He also says a special counsel never should have been appointed. This is where he really goes off the rails, at least where the Democratic Party is concerned. To start, he says it would have been better for the prosecutors with the DoJ to have conducted the investigation. Then he points out, rightly so when you give it serious thought, that Rod Rosenstein, the Deputy Attorney General who appointed Mueller as special counsel, had at the very least a conflict of interest in doing so.
To start, Rosenstein was, according to Dershowitz, a “key witness” in the investigation into Comey’s firing (which goes to the obstruction charge). But it goes beyond that. Rosenstein could be seen as a potential defendant in such an investigation. The reason is because current law would prevent Trump from being charged with obstruction, at least at this time, if Mueller hd determined Comey’s firing was a criminal act. That means Rosenstein might be the only one who could be charged.
And yet, he didn’t recuse himself. Instead, he appointed a special counsel. That should have left to someone else to determine 1) if such action was appropriate and 2) who should be appointed if the action was warranted.
Another reason Dershowitz feels there should never have been a written report is that this was a criminal investigation. The example he gives is that of a prosecutor deciding whether to indict someone or not. When they do indict, they don’t give a written report. They simply present the case to the grand jury and, if they meet the evidentiary standard, get their indictment. They certainly don’t issue a written report to the public-at-large on why they decided not to indict. Oh, they might hold a press conference but there is no written report.
There is one caveat to what Dershowitz writes about the written report, one he points out. The DoJ requires special counsels to file a written report with the attorney general. But, as Dershowitz points out, there is nothing in the regulations that require the AG to make the report public.
Yes, the Democrats in Congress would have a fit, but they are already. Nothing short of Mueller condemning Trump and bringing him up on charges would have satisfied them. Their very actions after the report’s release proves that.
Dershowitz writes that, instead of a special counsel being appointed, Congress could have appointed a commission to hold public hearings into the matter. Of course, they’d have to hold some closed-door sessions to deal with “highly classified matters”. But, had this route have been taken, there would have been a transparency to the investigation that is lacking. The goal would have been to inform the public, not prosecute.
Or, as I like to say, not try to take down the presidency.
Of course the Dems would never agree to that. They bet all they had on the report bringing Trump down. It didn’t and now they are frantically scrambling to find something, no matter how tenuous, to give credence to theirs cries of outrage about the report and the fact Hillary isn’t our president.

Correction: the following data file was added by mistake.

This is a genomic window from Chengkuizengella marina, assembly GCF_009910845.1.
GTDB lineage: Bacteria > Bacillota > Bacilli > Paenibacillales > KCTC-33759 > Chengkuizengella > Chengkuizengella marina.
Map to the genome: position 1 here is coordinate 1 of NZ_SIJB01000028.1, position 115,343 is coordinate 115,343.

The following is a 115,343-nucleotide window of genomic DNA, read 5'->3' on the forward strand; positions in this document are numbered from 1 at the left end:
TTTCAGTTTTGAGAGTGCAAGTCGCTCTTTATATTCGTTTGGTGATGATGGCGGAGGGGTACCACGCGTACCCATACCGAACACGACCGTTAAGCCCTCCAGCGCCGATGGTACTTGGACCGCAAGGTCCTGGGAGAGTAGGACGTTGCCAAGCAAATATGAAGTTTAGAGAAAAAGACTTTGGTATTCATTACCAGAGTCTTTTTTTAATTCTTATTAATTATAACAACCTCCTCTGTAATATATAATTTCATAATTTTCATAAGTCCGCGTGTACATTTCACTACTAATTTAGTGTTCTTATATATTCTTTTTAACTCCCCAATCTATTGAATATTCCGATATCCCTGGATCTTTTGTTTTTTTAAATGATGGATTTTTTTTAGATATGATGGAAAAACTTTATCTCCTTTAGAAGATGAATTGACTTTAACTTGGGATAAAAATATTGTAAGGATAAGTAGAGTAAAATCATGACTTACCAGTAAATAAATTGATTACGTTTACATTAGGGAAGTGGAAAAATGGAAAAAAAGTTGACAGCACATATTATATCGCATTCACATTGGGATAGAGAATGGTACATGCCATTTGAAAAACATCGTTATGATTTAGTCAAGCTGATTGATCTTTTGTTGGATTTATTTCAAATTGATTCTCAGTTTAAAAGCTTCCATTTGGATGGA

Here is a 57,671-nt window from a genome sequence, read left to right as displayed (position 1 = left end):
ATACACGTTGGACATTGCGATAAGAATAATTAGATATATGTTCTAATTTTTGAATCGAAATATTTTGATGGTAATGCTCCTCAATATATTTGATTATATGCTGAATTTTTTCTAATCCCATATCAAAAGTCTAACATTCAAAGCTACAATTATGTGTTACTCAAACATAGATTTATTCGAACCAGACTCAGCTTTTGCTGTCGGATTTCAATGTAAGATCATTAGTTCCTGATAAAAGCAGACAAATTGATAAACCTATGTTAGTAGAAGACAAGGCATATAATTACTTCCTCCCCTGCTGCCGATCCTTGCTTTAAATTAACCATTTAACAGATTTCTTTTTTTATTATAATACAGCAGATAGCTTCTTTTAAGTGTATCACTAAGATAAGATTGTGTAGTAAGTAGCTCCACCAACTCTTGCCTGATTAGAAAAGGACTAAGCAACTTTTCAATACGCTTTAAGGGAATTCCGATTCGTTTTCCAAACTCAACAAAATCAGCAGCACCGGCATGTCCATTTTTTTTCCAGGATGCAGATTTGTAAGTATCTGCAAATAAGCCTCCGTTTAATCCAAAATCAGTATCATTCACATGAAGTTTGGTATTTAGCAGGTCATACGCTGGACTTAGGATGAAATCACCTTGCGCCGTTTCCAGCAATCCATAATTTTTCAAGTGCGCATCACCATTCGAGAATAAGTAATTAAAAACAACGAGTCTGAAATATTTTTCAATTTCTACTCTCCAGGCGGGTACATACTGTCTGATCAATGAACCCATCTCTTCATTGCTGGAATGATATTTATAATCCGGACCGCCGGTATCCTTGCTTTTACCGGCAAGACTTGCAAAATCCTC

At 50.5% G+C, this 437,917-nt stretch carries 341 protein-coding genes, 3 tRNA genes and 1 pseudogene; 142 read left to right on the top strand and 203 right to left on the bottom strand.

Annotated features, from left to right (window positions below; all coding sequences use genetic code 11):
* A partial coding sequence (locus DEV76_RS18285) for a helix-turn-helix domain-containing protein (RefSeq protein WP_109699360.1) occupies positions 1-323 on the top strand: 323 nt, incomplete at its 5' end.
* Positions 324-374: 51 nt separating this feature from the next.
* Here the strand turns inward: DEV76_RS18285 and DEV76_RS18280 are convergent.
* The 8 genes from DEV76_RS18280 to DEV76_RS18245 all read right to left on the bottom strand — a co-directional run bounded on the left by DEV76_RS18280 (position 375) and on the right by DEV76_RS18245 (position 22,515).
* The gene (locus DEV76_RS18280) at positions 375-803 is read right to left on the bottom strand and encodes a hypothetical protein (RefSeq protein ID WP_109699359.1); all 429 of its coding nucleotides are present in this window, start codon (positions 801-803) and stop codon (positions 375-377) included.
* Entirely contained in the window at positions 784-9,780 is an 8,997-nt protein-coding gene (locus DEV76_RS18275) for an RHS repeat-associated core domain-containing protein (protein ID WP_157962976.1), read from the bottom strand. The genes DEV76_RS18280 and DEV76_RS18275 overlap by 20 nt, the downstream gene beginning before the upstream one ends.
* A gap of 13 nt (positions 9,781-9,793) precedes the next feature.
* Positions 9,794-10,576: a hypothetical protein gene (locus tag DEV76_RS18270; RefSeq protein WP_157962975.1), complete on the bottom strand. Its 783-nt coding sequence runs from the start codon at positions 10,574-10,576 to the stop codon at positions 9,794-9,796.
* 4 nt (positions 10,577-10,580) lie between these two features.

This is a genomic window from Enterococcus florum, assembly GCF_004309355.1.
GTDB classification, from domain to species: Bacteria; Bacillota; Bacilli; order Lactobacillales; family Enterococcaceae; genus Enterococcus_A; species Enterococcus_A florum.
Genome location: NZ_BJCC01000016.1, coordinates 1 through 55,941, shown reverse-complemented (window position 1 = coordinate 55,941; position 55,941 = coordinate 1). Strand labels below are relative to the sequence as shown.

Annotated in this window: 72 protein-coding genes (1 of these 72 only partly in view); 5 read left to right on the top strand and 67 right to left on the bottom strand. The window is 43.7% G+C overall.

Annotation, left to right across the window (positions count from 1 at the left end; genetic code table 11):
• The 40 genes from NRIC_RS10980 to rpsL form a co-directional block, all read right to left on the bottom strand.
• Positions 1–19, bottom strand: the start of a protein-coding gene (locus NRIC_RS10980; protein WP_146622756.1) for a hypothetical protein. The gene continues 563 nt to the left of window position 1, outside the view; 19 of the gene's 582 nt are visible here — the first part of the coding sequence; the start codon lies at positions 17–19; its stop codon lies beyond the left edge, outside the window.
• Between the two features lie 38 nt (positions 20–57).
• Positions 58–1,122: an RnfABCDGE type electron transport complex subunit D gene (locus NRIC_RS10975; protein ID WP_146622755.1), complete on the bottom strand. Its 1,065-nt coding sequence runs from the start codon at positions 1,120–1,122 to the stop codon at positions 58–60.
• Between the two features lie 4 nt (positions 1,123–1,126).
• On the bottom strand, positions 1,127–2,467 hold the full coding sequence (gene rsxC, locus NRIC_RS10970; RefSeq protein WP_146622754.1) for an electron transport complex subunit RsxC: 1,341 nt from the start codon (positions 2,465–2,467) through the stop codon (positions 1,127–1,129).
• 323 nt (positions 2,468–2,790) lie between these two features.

Here’s the money quote from Dershowitz’s introduction and it explains so much about not only the reaction to the Mueller Report but about politics in general:
But in our age of hyper-partisan division, nobody seems to want the kind of objective, unbiased truth that an expert commission is tasked to find. Partisans want ‘Democratic truths’ and ‘Republican truths,’ ‘prosecutorial truths’ and ‘defense truths.’ That is why an expert commission was not established, and why an expert report based on all the evidence, was not issued.” (loc. 189)
Partisan politics, where the truth gets obscured in favor of the message.
Despite pointing out the weaknesses in the report, Dershowitz is being pilloried in some circles because he hasn’t stuck with the narrative. Too many on both sides of the aisle have forgotten that our criminal justice system is based on laws and has evidentiary requirements. They put too much emphasis on the court of public opinion and gladly place it ahead of our constitutional rights and privileges.
Professor Dershowitz has more to say about the report. I highly suggest you read it for yourself. He has done a much better job of trying to present an unbiased look at it than anyone I’ve seen to date. It is certainly much less slanted than the Washington Post’s treatment of the report.
I’ll leave you with this quote from near the end of his introduction:
Now it remains to be seen how this flawed report will be used and misused for partisan purposes. Already, some are calling it a ‘road map’ for impeachment or further partisan congressional investigations. That is precisely why it is so dangerous to civil liberties and the rule of law to release reports by special counsel detailing noncriminal wrongdoing by subjects of a one-sided investigation who were not charged.” (loc. 257)
One-sided because the “defense” was not allowed to cross-examine the “prosecution’s” witnesses. It was not allowed to present a counter to the witnesses interviewed or charged by the special counsel and his team.
We are a nation of laws, laws the liberals seem all too willing to toss to the wind in their efforts to get Trump out of the office. If that doesn’t terrify you, it should.
Edited to add: Welcome, Instapundit readers!
*All locations are to the Kindle edition of The Mueller Report: The Final Report of the Special Counsel into Donald Trump, Russia, and Collusion.